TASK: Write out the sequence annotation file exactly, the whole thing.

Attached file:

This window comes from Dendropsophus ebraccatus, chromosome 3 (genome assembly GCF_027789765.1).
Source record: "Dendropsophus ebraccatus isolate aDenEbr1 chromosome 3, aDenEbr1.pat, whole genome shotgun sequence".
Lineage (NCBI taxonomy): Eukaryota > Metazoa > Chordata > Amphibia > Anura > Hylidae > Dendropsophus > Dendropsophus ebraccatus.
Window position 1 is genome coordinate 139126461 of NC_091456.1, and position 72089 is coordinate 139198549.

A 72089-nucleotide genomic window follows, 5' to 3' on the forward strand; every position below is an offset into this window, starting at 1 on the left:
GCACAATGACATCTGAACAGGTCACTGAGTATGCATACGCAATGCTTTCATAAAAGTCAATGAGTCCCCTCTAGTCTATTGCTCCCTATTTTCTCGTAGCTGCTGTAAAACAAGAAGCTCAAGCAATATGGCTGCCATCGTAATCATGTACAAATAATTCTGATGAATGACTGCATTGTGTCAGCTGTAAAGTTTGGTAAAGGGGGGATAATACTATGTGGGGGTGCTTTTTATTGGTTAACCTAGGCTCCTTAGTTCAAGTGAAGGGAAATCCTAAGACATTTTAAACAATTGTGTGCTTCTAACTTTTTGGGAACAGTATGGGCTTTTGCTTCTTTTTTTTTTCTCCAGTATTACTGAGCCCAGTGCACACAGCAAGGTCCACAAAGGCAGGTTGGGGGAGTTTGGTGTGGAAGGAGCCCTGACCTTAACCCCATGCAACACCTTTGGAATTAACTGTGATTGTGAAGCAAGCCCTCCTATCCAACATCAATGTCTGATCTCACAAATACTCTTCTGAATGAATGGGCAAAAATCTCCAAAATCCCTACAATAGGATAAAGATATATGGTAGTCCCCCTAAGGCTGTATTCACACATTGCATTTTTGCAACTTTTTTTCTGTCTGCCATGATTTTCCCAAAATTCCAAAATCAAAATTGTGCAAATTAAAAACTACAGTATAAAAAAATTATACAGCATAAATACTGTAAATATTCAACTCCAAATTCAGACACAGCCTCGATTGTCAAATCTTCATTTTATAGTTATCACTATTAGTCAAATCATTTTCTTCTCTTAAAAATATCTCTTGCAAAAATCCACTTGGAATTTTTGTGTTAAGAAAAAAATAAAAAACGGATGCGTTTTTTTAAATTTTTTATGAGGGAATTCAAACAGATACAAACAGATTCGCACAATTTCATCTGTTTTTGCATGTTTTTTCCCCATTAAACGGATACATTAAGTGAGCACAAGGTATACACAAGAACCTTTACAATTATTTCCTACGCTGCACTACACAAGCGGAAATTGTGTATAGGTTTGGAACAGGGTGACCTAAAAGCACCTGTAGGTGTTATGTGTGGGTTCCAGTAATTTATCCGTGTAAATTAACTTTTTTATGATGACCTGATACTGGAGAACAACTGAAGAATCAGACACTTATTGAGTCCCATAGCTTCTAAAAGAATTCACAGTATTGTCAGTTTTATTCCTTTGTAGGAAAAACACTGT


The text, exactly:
This window comes from Dendropsophus ebraccatus, chromosome 3 (genome assembly GCF_027789765.1).
Source record: "Dendropsophus ebraccatus isolate aDenEbr1 chromosome 3, aDenEbr1.pat, whole genome shotgun sequence".
Lineage (NCBI taxonomy): Eukaryota > Metazoa > Chordata > Amphibia > Anura > Hylidae > Dendropsophus > Dendropsophus ebraccatus.
Window position 1 is genome coordinate 139126461 of NC_091456.1, and position 72089 is coordinate 139198549.

A 72089-nucleotide genomic window follows, 5' to 3' on the forward strand; every position below is an offset into this window, starting at 1 on the left:
GCACAATGACATCTGAACAGGTCACTGAGTATGCATACGCAATGCTTTCATAAAAGTCAATGAGTCCCCTCTAGTCTATTGCTCCCTATTTTCTCGTAGCTGCTGTAAAACAAGAAGCTCAAGCAATATGGCTGCCATCGTAATCATGTACAAATAATTCTGATGAATGACTGCATTGTGTCAGCTGTAAAGTTTGGTAAAGGGGGGATAATACTATGTGGGGGTGCTTTTTATTGGTTAACCTAGGCTCCTTAGTTCAAGTGAAGGGAAATCCTAAGACATTTTAAACAATTGTGTGCTTCTAACTTTTTGGGAACAGTATGGGCTTTTGCTTCTTTTTTTTTTCTCCAGTATTACTGAGCCCAGTGCACACAGCAAGGTCCACAAAGGCAGGTTGGGGGAGTTTGGTGTGGAAGGAGCCCTGACCTTAACCCCATGCAACACCTTTGGAATTAACTGTGATTGTGAAGCAAGCCCTCCTATCCAACATCAATGTCTGATCTCACAAATACTCTTCTGAATGAATGGGCAAAAATCTCCAAAATCCCTACAATAGGATAAAGATATATGGTAGTCCCCCTAAGGCTGTATTCACACATTGCATTTTTGCAACTTTTTTTCTGTCTGCCATGATTTTCCCAAAATTCCAAAATCAAAATTGTGCAAATTAAAAACTACAGTATAAAAAAATTATACAGCATAAATACTGTAAATATTCAACTCCAAATTCAGACACAGCCTCGATTGTCAAATCTTCATTTTATAGTTATCACTATTAGTCAAATCATTTTCTTCTCTTAAAAATATCTCTTGCAAAAATCCACTTGGAATTTTTGTGTTAAGAAAAAAATAAAAAACGGATGCGTTTTTTTAAATTTTTTATGAGGGAATTCAAACAGATACAAACAGATTCGCACAATTTCATCTGTTTTTGCATGTTTTTTCCCCATTAAACGGATACATTAAGTGAGCACAAGGTATACACAAGAACCTTTACAATTATTTCCTACGCTGCACTACACAAGCGGAAATTGTGTATAGGTTTGGAACAGGGTGACCTAAAAGCACCTGTAGGTGTTATGTGTGGGTTCCAGTAATTTATCCGTGTAAATTAACTTTTTTATGATGACCTGATACTGGAGAACAACTGAAGAATCAGACACTTATTGAGTCCCATAGCTTCTAAAAGAATTCACAGTATTGTCAGTTTTATTCCTTTGTAGGAAAAACACTGT